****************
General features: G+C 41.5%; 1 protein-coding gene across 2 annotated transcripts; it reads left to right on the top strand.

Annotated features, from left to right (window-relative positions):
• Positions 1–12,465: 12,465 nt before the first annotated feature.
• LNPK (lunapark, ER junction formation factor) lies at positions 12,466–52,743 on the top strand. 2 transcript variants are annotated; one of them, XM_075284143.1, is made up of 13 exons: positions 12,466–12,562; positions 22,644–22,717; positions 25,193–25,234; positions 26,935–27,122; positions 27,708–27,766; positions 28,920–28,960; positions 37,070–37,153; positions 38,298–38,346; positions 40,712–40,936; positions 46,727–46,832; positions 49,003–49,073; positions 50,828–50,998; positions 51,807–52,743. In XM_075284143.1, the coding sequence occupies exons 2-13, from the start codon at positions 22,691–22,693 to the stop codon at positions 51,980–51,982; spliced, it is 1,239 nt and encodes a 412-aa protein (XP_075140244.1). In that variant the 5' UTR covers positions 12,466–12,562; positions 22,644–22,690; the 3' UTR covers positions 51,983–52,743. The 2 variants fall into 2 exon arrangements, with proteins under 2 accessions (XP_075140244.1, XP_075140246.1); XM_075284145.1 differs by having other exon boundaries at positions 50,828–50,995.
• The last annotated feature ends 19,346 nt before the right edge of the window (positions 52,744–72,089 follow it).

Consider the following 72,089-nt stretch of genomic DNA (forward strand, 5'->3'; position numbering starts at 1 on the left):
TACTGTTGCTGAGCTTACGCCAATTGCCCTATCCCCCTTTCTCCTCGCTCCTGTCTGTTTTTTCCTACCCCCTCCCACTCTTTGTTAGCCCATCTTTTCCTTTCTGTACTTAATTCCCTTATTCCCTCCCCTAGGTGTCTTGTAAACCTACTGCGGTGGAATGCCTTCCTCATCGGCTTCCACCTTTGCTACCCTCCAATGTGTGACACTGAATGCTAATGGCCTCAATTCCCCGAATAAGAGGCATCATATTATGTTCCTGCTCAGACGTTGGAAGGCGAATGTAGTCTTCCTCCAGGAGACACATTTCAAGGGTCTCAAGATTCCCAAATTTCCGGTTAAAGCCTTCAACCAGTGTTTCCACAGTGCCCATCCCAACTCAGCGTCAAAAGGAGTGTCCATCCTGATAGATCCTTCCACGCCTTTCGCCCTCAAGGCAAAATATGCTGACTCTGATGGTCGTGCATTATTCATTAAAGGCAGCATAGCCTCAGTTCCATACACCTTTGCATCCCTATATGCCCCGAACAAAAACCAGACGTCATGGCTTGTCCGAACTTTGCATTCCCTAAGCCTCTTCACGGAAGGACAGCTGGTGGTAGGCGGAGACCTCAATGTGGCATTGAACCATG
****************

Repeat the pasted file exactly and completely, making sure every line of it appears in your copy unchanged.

General features: G+C 41.5%; 1 protein-coding gene across 2 annotated transcripts; it reads left to right on the top strand.

Annotated features, from left to right (window-relative positions):
• Positions 1–12,465: 12,465 nt before the first annotated feature.
• LNPK (lunapark, ER junction formation factor) lies at positions 12,466–52,743 on the top strand. 2 transcript variants are annotated; one of them, XM_075284143.1, is made up of 13 exons: positions 12,466–12,562; positions 22,644–22,717; positions 25,193–25,234; positions 26,935–27,122; positions 27,708–27,766; positions 28,920–28,960; positions 37,070–37,153; positions 38,298–38,346; positions 40,712–40,936; positions 46,727–46,832; positions 49,003–49,073; positions 50,828–50,998; positions 51,807–52,743. In XM_075284143.1, the coding sequence occupies exons 2-13, from the start codon at positions 22,691–22,693 to the stop codon at positions 51,980–51,982; spliced, it is 1,239 nt and encodes a 412-aa protein (XP_075140244.1). In that variant the 5' UTR covers positions 12,466–12,562; positions 22,644–22,690; the 3' UTR covers positions 51,983–52,743. The 2 variants fall into 2 exon arrangements, with proteins under 2 accessions (XP_075140244.1, XP_075140246.1); XM_075284145.1 differs by having other exon boundaries at positions 50,828–50,995.
• The last annotated feature ends 19,346 nt before the right edge of the window (positions 52,744–72,089 follow it).

Consider the following 72,089-nt stretch of genomic DNA (forward strand, 5'->3'; position numbering starts at 1 on the left):
TACTGTTGCTGAGCTTACGCCAATTGCCCTATCCCCCTTTCTCCTCGCTCCTGTCTGTTTTTTCCTACCCCCTCCCACTCTTTGTTAGCCCATCTTTTCCTTTCTGTACTTAATTCCCTTATTCCCTCCCCTAGGTGTCTTGTAAACCTACTGCGGTGGAATGCCTTCCTCATCGGCTTCCACCTTTGCTACCCTCCAATGTGTGACACTGAATGCTAATGGCCTCAATTCCCCGAATAAGAGGCATCATATTATGTTCCTGCTCAGACGTTGGAAGGCGAATGTAGTCTTCCTCCAGGAGACACATTTCAAGGGTCTCAAGATTCCCAAATTTCCGGTTAAAGCCTTCAACCAGTGTTTCCACAGTGCCCATCCCAACTCAGCGTCAAAAGGAGTGTCCATCCTGATAGATCCTTCCACGCCTTTCGCCCTCAAGGCAAAATATGCTGACTCTGATGGTCGTGCATTATTCATTAAAGGCAGCATAGCCTCAGTTCCATACACCTTTGCATCCCTATATGCCCCGAACAAAAACCAGACGTCATGGCTTGTCCGAACTTTGCATTCCCTAAGCCTCTTCACGGAAGGACAGCTGGTGGTAGGCGGAGACCTCAATGTGGCATTGAACCATG